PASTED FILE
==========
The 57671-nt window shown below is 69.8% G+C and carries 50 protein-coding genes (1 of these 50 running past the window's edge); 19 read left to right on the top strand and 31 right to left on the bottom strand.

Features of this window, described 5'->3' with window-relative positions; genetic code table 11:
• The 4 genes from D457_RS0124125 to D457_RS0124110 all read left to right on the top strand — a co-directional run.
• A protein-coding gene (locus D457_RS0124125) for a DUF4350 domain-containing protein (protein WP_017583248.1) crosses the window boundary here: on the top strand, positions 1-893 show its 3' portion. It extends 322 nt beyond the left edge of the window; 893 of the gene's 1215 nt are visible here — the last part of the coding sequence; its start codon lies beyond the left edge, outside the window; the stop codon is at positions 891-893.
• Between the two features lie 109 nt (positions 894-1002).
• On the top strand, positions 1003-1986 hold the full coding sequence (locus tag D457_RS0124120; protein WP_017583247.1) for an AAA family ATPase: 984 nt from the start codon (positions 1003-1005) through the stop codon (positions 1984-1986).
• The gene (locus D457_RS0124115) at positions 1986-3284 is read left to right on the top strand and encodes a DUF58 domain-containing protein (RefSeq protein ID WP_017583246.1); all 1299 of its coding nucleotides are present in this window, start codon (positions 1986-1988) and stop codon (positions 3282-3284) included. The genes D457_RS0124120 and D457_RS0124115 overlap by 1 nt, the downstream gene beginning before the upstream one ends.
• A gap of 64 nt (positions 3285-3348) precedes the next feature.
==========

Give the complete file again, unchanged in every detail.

The 57671-nt window shown below is 69.8% G+C and carries 50 protein-coding genes (1 of these 50 running past the window's edge); 19 read left to right on the top strand and 31 right to left on the bottom strand.

Features of this window, described 5'->3' with window-relative positions; genetic code table 11:
• The 4 genes from D457_RS0124125 to D457_RS0124110 all read left to right on the top strand — a co-directional run.
• A protein-coding gene (locus D457_RS0124125) for a DUF4350 domain-containing protein (protein WP_017583248.1) crosses the window boundary here: on the top strand, positions 1-893 show its 3' portion. It extends 322 nt beyond the left edge of the window; 893 of the gene's 1215 nt are visible here — the last part of the coding sequence; its start codon lies beyond the left edge, outside the window; the stop codon is at positions 891-893.
• Between the two features lie 109 nt (positions 894-1002).
• On the top strand, positions 1003-1986 hold the full coding sequence (locus tag D457_RS0124120; protein WP_017583247.1) for an AAA family ATPase: 984 nt from the start codon (positions 1003-1005) through the stop codon (positions 1984-1986).
• The gene (locus D457_RS0124115) at positions 1986-3284 is read left to right on the top strand and encodes a DUF58 domain-containing protein (RefSeq protein ID WP_017583246.1); all 1299 of its coding nucleotides are present in this window, start codon (positions 1986-1988) and stop codon (positions 3282-3284) included. The genes D457_RS0124120 and D457_RS0124115 overlap by 1 nt, the downstream gene beginning before the upstream one ends.
• A gap of 64 nt (positions 3285-3348) precedes the next feature.